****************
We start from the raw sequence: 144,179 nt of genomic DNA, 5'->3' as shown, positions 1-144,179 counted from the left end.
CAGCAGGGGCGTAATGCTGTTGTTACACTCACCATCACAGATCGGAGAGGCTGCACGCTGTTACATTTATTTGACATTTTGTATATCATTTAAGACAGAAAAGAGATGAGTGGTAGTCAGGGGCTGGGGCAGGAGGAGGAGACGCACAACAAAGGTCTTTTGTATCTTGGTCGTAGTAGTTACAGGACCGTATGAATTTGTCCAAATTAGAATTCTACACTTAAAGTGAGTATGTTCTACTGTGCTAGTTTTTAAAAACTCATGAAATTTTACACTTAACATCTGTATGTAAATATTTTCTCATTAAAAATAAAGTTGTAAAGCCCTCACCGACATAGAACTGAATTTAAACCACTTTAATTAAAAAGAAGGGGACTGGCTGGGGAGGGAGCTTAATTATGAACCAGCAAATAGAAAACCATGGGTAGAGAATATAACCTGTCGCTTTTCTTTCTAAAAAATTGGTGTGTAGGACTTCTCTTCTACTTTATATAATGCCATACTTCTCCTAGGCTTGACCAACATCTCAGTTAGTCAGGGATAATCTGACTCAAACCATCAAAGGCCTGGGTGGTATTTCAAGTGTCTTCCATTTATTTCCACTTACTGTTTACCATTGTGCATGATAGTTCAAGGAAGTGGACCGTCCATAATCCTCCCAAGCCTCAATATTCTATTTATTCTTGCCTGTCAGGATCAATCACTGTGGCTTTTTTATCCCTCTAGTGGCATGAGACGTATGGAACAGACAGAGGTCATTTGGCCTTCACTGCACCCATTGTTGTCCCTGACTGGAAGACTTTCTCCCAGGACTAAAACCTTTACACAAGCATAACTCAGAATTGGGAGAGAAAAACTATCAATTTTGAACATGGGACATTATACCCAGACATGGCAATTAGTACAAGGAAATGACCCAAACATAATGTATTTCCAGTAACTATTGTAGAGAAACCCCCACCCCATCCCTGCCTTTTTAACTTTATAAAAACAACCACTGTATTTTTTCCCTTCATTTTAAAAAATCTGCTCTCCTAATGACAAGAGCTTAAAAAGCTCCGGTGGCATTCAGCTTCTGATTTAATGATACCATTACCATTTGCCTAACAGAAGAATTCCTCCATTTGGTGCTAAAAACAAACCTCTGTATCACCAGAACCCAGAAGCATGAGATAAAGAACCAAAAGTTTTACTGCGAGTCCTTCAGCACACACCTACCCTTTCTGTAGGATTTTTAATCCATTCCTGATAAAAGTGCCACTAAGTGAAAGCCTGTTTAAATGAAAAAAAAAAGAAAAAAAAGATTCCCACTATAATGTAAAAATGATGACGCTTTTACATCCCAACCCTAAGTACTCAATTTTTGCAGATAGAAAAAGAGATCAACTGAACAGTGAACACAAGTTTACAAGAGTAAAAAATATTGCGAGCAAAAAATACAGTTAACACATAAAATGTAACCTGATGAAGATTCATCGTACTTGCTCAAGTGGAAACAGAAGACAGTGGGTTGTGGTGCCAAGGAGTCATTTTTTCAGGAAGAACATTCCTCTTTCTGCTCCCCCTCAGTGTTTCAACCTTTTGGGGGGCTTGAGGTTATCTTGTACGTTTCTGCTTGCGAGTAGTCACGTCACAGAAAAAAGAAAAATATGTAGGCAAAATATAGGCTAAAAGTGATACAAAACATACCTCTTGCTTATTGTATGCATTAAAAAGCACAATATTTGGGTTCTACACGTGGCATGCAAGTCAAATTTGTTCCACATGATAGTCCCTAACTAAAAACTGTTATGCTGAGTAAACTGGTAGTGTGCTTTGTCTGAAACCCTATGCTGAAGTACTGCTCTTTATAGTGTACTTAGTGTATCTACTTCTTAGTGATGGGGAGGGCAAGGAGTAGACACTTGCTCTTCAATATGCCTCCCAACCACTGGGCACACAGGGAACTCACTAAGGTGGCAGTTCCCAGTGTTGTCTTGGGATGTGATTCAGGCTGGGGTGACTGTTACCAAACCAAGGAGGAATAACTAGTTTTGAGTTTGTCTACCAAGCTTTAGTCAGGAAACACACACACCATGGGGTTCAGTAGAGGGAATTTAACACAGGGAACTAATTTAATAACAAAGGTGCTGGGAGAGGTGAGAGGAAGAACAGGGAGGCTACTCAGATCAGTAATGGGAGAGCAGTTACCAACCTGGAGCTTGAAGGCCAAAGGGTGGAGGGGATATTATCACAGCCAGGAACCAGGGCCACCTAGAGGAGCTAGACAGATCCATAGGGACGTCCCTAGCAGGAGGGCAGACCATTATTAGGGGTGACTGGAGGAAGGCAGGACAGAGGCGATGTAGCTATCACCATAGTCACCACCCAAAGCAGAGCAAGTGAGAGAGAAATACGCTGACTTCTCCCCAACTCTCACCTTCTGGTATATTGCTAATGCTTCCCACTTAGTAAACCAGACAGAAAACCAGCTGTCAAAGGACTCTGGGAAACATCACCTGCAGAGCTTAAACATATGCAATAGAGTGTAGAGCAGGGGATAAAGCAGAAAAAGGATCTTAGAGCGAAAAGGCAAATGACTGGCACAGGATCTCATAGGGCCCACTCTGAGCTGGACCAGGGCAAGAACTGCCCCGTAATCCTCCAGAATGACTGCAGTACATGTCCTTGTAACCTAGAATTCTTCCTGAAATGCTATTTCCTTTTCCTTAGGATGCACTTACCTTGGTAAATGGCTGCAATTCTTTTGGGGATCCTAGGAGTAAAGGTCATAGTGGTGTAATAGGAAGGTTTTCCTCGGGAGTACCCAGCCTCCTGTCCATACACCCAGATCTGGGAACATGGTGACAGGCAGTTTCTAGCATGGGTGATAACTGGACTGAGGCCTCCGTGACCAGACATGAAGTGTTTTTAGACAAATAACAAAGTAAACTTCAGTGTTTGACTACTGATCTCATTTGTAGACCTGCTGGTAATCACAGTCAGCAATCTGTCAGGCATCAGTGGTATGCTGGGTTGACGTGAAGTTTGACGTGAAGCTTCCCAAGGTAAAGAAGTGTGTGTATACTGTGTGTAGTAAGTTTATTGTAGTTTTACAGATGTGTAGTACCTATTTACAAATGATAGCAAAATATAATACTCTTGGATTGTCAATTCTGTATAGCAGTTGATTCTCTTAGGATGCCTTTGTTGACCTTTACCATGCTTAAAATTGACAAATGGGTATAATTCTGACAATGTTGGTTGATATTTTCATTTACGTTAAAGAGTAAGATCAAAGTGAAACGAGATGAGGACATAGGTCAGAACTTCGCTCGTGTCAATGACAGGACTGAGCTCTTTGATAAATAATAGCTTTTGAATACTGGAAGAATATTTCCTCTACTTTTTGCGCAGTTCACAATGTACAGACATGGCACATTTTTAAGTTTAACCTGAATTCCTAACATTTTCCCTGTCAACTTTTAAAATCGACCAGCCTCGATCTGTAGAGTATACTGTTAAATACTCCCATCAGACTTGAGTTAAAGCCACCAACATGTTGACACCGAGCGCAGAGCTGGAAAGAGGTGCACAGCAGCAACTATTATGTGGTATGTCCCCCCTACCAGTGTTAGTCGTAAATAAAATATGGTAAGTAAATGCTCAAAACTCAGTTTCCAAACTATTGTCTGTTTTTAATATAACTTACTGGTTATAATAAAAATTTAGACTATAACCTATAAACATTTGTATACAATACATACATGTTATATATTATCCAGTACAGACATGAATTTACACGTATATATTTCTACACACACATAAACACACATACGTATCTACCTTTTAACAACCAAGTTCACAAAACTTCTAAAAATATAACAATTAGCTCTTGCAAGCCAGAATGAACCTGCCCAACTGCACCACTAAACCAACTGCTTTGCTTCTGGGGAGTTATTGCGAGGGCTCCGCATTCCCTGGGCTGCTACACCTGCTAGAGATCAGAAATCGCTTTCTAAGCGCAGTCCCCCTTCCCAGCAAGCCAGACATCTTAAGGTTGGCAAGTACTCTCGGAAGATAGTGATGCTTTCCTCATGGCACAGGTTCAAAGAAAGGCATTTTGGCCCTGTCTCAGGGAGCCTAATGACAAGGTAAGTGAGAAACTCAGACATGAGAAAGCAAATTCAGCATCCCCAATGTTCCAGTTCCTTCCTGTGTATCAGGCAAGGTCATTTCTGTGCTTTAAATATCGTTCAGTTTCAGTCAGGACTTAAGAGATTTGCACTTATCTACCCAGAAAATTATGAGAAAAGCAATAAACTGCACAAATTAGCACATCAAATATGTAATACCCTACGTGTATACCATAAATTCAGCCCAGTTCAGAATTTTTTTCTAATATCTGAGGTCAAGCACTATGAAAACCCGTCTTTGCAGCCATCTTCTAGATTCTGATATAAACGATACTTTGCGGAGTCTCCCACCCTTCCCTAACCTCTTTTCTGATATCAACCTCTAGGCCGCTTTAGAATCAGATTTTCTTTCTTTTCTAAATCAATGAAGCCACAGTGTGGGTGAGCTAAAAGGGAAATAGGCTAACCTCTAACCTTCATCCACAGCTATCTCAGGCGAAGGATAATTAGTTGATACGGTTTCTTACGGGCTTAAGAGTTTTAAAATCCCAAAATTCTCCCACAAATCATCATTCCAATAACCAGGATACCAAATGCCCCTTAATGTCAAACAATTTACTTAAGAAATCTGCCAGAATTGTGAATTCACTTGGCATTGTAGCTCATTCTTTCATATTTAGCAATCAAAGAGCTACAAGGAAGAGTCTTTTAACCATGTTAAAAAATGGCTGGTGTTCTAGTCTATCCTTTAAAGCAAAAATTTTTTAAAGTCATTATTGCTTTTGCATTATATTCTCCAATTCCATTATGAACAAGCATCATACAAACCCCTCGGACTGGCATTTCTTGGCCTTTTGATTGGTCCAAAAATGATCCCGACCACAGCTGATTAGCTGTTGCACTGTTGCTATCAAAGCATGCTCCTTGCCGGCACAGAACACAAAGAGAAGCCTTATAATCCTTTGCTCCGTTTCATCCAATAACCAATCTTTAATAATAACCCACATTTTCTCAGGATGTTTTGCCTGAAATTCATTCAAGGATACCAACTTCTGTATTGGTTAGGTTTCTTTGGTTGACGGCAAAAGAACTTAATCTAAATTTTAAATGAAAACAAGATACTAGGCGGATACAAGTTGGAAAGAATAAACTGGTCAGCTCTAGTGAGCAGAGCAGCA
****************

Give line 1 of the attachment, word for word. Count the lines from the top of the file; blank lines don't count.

We start from the raw sequence: 144,179 nt of genomic DNA, 5'->3' as shown, positions 1-144,179 counted from the left end.